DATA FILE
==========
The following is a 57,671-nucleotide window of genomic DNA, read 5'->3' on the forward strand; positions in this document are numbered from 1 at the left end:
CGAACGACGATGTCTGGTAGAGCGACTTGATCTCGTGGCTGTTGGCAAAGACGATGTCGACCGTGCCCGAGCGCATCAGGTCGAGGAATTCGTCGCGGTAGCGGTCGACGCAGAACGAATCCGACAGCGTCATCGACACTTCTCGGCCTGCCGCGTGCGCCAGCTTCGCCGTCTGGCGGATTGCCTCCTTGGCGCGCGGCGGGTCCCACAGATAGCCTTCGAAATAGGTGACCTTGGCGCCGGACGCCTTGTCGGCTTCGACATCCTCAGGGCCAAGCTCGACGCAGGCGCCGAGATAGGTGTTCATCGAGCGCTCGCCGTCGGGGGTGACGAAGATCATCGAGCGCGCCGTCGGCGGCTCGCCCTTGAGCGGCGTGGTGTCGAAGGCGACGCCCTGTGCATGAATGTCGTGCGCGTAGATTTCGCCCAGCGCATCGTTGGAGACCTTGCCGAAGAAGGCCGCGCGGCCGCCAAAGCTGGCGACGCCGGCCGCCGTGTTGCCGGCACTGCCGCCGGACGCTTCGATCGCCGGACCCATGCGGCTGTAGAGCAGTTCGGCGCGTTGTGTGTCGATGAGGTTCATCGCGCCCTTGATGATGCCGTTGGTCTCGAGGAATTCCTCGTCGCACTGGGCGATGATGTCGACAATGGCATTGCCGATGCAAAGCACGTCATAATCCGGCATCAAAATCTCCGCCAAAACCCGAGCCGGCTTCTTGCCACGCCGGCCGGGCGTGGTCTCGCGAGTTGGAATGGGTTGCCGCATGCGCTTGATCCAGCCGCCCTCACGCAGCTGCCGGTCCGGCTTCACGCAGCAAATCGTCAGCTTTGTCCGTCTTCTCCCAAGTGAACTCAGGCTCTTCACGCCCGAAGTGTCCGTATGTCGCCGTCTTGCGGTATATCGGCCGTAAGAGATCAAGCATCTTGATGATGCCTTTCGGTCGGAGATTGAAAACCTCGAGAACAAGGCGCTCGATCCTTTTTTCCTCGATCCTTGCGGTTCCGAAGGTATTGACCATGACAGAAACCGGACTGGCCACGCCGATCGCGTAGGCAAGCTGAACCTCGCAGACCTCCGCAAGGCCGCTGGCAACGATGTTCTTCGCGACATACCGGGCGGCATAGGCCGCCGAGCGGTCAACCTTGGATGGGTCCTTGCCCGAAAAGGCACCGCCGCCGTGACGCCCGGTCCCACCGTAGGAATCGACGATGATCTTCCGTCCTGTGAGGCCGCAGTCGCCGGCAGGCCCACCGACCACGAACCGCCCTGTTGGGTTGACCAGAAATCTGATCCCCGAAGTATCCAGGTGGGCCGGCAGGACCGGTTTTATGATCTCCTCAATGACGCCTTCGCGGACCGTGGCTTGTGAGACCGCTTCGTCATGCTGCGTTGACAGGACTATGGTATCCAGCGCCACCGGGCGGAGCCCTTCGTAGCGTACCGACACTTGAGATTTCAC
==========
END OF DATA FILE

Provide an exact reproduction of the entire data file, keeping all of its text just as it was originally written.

The following is a 57,671-nucleotide window of genomic DNA, read 5'->3' on the forward strand; positions in this document are numbered from 1 at the left end:
CGAACGACGATGTCTGGTAGAGCGACTTGATCTCGTGGCTGTTGGCAAAGACGATGTCGACCGTGCCCGAGCGCATCAGGTCGAGGAATTCGTCGCGGTAGCGGTCGACGCAGAACGAATCCGACAGCGTCATCGACACTTCTCGGCCTGCCGCGTGCGCCAGCTTCGCCGTCTGGCGGATTGCCTCCTTGGCGCGCGGCGGGTCCCACAGATAGCCTTCGAAATAGGTGACCTTGGCGCCGGACGCCTTGTCGGCTTCGACATCCTCAGGGCCAAGCTCGACGCAGGCGCCGAGATAGGTGTTCATCGAGCGCTCGCCGTCGGGGGTGACGAAGATCATCGAGCGCGCCGTCGGCGGCTCGCCCTTGAGCGGCGTGGTGTCGAAGGCGACGCCCTGTGCATGAATGTCGTGCGCGTAGATTTCGCCCAGCGCATCGTTGGAGACCTTGCCGAAGAAGGCCGCGCGGCCGCCAAAGCTGGCGACGCCGGCCGCCGTGTTGCCGGCACTGCCGCCGGACGCTTCGATCGCCGGACCCATGCGGCTGTAGAGCAGTTCGGCGCGTTGTGTGTCGATGAGGTTCATCGCGCCCTTGATGATGCCGTTGGTCTCGAGGAATTCCTCGTCGCACTGGGCGATGATGTCGACAATGGCATTGCCGATGCAAAGCACGTCATAATCCGGCATCAAAATCTCCGCCAAAACCCGAGCCGGCTTCTTGCCACGCCGGCCGGGCGTGGTCTCGCGAGTTGGAATGGGTTGCCGCATGCGCTTGATCCAGCCGCCCTCACGCAGCTGCCGGTCCGGCTTCACGCAGCAAATCGTCAGCTTTGTCCGTCTTCTCCCAAGTGAACTCAGGCTCTTCACGCCCGAAGTGTCCGTATGTCGCCGTCTTGCGGTATATCGGCCGTAAGAGATCAAGCATCTTGATGATGCCTTTCGGTCGGAGATTGAAAACCTCGAGAACAAGGCGCTCGATCCTTTTTTCCTCGATCCTTGCGGTTCCGAAGGTATTGACCATGACAGAAACCGGACTGGCCACGCCGATCGCGTAGGCAAGCTGAACCTCGCAGACCTCCGCAAGGCCGCTGGCAACGATGTTCTTCGCGACATACCGGGCGGCATAGGCCGCCGAGCGGTCAACCTTGGATGGGTCCTTGCCCGAAAAGGCACCGCCGCCGTGACGCCCGGTCCCACCGTAGGAATCGACGATGATCTTCCGTCCTGTGAGGCCGCAGTCGCCGGCAGGCCCACCGACCACGAACCGCCCTGTTGGGTTGACCAGAAATCTGATCCCCGAAGTATCCAGGTGGGCCGGCAGGACCGGTTTTATGATCTCCTCAATGACGCCTTCGCGGACCGTGGCTTGTGAGACCGCTTCGTCATGCTGCGTTGACAGGACTATGGTATCCAGCGCCACCGGGCGGAGCCCTTCGTAGCGTACCGACACTTGAGATTTCAC